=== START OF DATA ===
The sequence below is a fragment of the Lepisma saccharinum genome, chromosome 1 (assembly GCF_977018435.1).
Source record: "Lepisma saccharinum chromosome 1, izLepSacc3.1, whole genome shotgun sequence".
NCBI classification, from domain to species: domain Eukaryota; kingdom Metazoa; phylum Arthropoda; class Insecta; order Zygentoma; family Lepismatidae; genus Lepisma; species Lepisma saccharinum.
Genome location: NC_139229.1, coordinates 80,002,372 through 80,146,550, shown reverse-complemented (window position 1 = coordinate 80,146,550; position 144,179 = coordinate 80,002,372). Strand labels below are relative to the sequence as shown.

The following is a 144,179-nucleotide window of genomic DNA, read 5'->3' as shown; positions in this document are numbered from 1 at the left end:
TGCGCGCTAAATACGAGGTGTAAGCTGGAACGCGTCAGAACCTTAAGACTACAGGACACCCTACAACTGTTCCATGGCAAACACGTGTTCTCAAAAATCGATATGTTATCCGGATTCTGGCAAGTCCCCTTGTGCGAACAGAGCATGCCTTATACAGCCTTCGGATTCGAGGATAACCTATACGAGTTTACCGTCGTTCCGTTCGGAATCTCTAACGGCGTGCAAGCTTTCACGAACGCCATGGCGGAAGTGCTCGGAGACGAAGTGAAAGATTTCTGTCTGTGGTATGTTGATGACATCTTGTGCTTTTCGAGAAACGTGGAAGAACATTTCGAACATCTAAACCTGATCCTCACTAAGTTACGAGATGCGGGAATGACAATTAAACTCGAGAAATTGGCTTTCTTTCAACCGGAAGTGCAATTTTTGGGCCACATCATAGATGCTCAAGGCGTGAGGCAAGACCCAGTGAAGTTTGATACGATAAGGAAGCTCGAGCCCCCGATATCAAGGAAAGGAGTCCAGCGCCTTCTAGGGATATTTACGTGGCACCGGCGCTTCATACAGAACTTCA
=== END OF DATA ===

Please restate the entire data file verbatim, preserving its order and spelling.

The sequence below is a fragment of the Lepisma saccharinum genome, chromosome 1 (assembly GCF_977018435.1).
Source record: "Lepisma saccharinum chromosome 1, izLepSacc3.1, whole genome shotgun sequence".
NCBI classification, from domain to species: domain Eukaryota; kingdom Metazoa; phylum Arthropoda; class Insecta; order Zygentoma; family Lepismatidae; genus Lepisma; species Lepisma saccharinum.
Genome location: NC_139229.1, coordinates 80,002,372 through 80,146,550, shown reverse-complemented (window position 1 = coordinate 80,146,550; position 144,179 = coordinate 80,002,372). Strand labels below are relative to the sequence as shown.

The following is a 144,179-nucleotide window of genomic DNA, read 5'->3' as shown; positions in this document are numbered from 1 at the left end:
TGCGCGCTAAATACGAGGTGTAAGCTGGAACGCGTCAGAACCTTAAGACTACAGGACACCCTACAACTGTTCCATGGCAAACACGTGTTCTCAAAAATCGATATGTTATCCGGATTCTGGCAAGTCCCCTTGTGCGAACAGAGCATGCCTTATACAGCCTTCGGATTCGAGGATAACCTATACGAGTTTACCGTCGTTCCGTTCGGAATCTCTAACGGCGTGCAAGCTTTCACGAACGCCATGGCGGAAGTGCTCGGAGACGAAGTGAAAGATTTCTGTCTGTGGTATGTTGATGACATCTTGTGCTTTTCGAGAAACGTGGAAGAACATTTCGAACATCTAAACCTGATCCTCACTAAGTTACGAGATGCGGGAATGACAATTAAACTCGAGAAATTGGCTTTCTTTCAACCGGAAGTGCAATTTTTGGGCCACATCATAGATGCTCAAGGCGTGAGGCAAGACCCAGTGAAGTTTGATACGATAAGGAAGCTCGAGCCCCCGATATCAAGGAAAGGAGTCCAGCGCCTTCTAGGGATATTTACGTGGCACCGGCGCTTCATACAGAACTTCA